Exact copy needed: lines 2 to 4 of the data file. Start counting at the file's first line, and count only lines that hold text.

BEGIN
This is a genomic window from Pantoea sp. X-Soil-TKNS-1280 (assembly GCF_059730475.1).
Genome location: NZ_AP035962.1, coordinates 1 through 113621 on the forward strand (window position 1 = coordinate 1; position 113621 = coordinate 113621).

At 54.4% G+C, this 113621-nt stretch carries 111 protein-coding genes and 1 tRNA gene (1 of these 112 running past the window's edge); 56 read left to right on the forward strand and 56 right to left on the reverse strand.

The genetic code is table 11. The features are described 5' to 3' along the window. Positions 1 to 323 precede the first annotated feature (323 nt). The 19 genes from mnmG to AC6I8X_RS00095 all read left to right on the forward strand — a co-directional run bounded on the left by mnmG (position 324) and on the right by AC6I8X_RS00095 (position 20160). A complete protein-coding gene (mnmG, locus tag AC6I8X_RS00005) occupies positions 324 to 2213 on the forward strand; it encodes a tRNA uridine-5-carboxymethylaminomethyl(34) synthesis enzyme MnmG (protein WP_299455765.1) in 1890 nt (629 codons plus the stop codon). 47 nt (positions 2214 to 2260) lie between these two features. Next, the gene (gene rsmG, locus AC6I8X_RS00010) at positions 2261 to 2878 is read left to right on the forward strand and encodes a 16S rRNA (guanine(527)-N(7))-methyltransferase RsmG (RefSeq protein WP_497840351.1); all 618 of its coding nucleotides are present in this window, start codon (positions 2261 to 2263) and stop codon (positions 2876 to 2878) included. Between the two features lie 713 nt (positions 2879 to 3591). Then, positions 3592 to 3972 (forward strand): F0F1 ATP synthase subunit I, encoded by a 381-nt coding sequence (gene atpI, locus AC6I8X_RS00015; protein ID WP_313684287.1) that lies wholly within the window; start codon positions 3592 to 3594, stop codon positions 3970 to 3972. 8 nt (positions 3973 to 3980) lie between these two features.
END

Genome location: NZ_AP035962.1, coordinates 1 through 113621 on the forward strand (window position 1 = coordinate 1; position 113621 = coordinate 113621).

At 54.4% G+C, this 113621-nt stretch carries 111 protein-coding genes and 1 tRNA gene (1 of these 112 running past the window's edge); 56 read left to right on the forward strand and 56 right to left on the reverse strand.

The genetic code is table 11. The features are described 5' to 3' along the window. Positions 1 to 323 precede the first annotated feature (323 nt). The 19 genes from mnmG to AC6I8X_RS00095 all read left to right on the forward strand — a co-directional run bounded on the left by mnmG (position 324) and on the right by AC6I8X_RS00095 (position 20160). A complete protein-coding gene (mnmG, locus tag AC6I8X_RS00005) occupies positions 324 to 2213 on the forward strand; it encodes a tRNA uridine-5-carboxymethylaminomethyl(34) synthesis enzyme MnmG (protein WP_299455765.1) in 1890 nt (629 codons plus the stop codon). 47 nt (positions 2214 to 2260) lie between these two features. Next, the gene (gene rsmG, locus AC6I8X_RS00010) at positions 2261 to 2878 is read left to right on the forward strand and encodes a 16S rRNA (guanine(527)-N(7))-methyltransferase RsmG (RefSeq protein WP_497840351.1); all 618 of its coding nucleotides are present in this window, start codon (positions 2261 to 2263) and stop codon (positions 2876 to 2878) included. Between the two features lie 713 nt (positions 2879 to 3591). Then, positions 3592 to 3972 (forward strand): F0F1 ATP synthase subunit I, encoded by a 381-nt coding sequence (gene atpI, locus AC6I8X_RS00015; protein ID WP_313684287.1) that lies wholly within the window; start codon positions 3592 to 3594, stop codon positions 3970 to 3972. 8 nt (positions 3973 to 3980) lie between these two features.